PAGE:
Obituary: John L. Holland 1919-2008.
In a career world of changing ideas and short-lived concepts, the late John Lewis Holland provided a theory of vocational personalities that dominated career guidance almost as much as that of its founder, Frank Parsons. John Holland has been a giant in the field of career development since the early 1960s. He died in Baltimore on 27 November 2008, aged 89 years.
Most readers would have some link with Holland's work. In 1997, I travelled to the Vocational Interest Conference held at Lehigh University to hear the likes of Crites, Rounds, Prediger, Spokane, Gottfredson, Savickas, Zytowski, Harmon and many others, but above all John Holland. I recall clearly when one of the audience members rose and announced to a solid round of applause, 'John Holland, you're my hero!' Schmaltzy but true. Some two years later when on a short sabbatical visit to the University of Illinois at Urbana-Champaign, I asked Professor Lenore Harmon (a former editor of the Journal of Vocational Behavior) which theory she recommended I should teach in my undergraduate classes. She responded unhesitatingly, 'Holland'. These two events epitomised the esteem in which Holland was held by both researchers and practitioners.
Holland's influence also reached the Antipodes. Australian researchers went to the United States to study with him, and while I understand he was not a great traveller, he did take time to visit Australia. He influenced careers research in this country, as is evident in the text Holland in Australia, edited by Dr Jan Lokan from the Australian Council for Educational Research and Professor Keith Taylor from the University of Melbourne. His theoretical framework prompted the Australian edition of his Self-Directed Search by Meredith Shears and Adrian Harvey-Beavis. It was used in the first working draft of the Australian Standard Classification of Occupations; it was incorporated in one of the national Longitudinal Surveys of Australian Youth; it finds application in the occupational descriptions and interests in Job Outlook; as well as the Career Quiz used by the Department of Education, Employment and Workplace Relations. This is a substantial legacy for any careers researcher.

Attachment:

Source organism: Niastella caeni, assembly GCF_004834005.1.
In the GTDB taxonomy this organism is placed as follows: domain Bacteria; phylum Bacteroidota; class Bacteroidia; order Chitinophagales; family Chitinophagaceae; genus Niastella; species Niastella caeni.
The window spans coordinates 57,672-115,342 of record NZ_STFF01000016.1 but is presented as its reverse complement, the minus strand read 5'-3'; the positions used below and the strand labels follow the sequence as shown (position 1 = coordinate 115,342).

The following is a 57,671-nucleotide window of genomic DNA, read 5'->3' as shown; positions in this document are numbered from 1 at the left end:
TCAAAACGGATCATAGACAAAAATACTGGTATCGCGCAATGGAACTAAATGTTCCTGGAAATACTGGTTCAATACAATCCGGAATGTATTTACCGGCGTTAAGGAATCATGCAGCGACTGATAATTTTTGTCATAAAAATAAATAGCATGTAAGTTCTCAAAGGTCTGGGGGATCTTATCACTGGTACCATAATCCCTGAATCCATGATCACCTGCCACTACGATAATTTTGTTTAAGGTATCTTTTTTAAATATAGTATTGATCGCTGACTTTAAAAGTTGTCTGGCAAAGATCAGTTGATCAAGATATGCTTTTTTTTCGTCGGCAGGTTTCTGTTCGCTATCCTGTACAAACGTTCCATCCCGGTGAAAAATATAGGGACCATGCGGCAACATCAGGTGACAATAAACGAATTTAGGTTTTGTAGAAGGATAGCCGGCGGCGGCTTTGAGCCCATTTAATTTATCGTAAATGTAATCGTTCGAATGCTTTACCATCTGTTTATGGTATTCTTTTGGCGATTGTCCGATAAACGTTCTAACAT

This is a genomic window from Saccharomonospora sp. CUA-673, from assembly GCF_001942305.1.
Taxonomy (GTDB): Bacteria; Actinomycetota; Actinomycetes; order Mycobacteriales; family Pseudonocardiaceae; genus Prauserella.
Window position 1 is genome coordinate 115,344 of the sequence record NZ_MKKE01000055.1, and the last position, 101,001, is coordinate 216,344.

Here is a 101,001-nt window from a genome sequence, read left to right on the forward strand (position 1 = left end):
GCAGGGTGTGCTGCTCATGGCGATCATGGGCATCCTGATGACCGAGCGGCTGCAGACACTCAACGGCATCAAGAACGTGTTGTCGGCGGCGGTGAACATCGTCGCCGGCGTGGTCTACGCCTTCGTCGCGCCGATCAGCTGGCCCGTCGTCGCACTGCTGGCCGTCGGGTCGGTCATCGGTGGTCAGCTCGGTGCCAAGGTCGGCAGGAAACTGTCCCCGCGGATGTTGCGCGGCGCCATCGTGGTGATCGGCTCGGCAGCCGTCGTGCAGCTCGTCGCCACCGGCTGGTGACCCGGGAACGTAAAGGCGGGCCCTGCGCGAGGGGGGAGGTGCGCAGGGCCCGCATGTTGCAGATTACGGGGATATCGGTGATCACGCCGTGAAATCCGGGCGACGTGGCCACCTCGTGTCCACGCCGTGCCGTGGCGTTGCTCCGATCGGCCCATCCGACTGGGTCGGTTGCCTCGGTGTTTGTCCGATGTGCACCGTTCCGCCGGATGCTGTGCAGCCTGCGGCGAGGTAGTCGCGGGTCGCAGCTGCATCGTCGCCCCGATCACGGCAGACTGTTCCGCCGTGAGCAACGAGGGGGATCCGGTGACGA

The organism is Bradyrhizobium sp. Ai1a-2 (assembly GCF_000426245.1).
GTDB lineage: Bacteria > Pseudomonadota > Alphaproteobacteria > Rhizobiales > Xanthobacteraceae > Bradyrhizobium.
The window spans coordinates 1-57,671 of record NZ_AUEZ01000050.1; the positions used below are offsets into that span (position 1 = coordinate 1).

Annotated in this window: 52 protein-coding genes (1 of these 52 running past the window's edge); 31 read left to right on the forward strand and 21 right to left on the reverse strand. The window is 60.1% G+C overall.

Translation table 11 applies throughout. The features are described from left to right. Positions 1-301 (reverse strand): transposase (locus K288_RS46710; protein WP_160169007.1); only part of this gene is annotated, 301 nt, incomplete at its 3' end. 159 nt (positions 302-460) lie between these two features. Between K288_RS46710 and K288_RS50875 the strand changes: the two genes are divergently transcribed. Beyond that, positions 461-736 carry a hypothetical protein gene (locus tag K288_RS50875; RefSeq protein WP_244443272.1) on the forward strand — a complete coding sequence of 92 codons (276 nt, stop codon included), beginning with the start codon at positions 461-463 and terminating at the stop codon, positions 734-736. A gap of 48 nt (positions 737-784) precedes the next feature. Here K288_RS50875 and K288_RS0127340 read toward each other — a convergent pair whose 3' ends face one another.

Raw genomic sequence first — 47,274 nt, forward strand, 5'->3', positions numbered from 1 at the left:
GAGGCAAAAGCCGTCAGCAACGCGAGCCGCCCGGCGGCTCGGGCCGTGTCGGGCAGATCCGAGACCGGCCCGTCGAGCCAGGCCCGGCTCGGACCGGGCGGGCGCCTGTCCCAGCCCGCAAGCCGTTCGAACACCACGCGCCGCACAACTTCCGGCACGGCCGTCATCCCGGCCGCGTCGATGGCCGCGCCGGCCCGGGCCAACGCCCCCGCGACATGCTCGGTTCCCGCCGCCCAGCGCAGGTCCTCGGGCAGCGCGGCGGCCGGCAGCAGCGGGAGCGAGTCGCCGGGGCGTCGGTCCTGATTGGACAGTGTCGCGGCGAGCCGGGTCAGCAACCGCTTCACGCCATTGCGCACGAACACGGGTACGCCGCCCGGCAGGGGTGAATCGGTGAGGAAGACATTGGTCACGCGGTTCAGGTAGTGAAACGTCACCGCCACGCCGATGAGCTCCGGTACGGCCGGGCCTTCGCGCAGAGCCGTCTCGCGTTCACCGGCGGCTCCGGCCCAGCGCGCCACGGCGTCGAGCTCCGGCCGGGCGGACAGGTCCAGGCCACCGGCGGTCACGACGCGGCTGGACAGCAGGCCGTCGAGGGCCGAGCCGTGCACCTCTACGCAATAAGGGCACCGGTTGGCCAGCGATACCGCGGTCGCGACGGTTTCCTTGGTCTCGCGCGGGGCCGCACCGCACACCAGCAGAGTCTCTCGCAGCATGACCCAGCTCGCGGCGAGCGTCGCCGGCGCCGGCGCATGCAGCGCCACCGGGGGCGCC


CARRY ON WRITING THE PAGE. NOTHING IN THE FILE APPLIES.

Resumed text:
Holland is best known for a theory of six vocational types (Realistic, Investigative, Artistic, Social, Enterprising and Conventional). He used the six types to organise data about people as well as work environments. His theory was more than the six types, however, and he used it to show how people should make career choices. He suggested that 'people can function and develop best and find job satisfaction in work environments which are compatible with their personalities'. This idea is based on the observation that people search for compatible environments that inter alia will let them exercise their skills and abilities, express their attitudes and values, and take on agreeable problems and roles.
The origins of Holland's types have probably been forgotten, but can be traced to an article in the Journal of Applied Psychology in 1958 and a subsequent article in 1959 that set out his theory of vocational choices. The original article was linked to the development of the Vocational Preference Inventory or VPI as it was better known. It was originally a projective test of personality using occupational titles. The basic premise was that one's occupational preferences were in a sense a veiled expression of underlying character. There were many scales in the VPI including masculinity-femininity, extraversion, as well as the six vocational types but it was the latter that really caught on and became popular. They embodied the psychological zeitgeist of the times with a penchant for questionnaires, traits and classification. I may be wrong but the real breakthrough for Holland came when these six types were found to be organised meaningfully as a quasi-hexagonal shape in a two-dimensional space of Data vs. Ideas and Things vs. People. Later research has added a third dimension but that is another story. Holland backed up these inventories with a comprehensive text, Making vocational choices: A theory of vocational personalities and work environments. The remarkable thing about this text was the inclusion of the Self-Directed Search, the occupational classification and the extremely useful section entitled 'Research suggestions for Students'. If nothing else, Holland was a great marketer and pragmatist.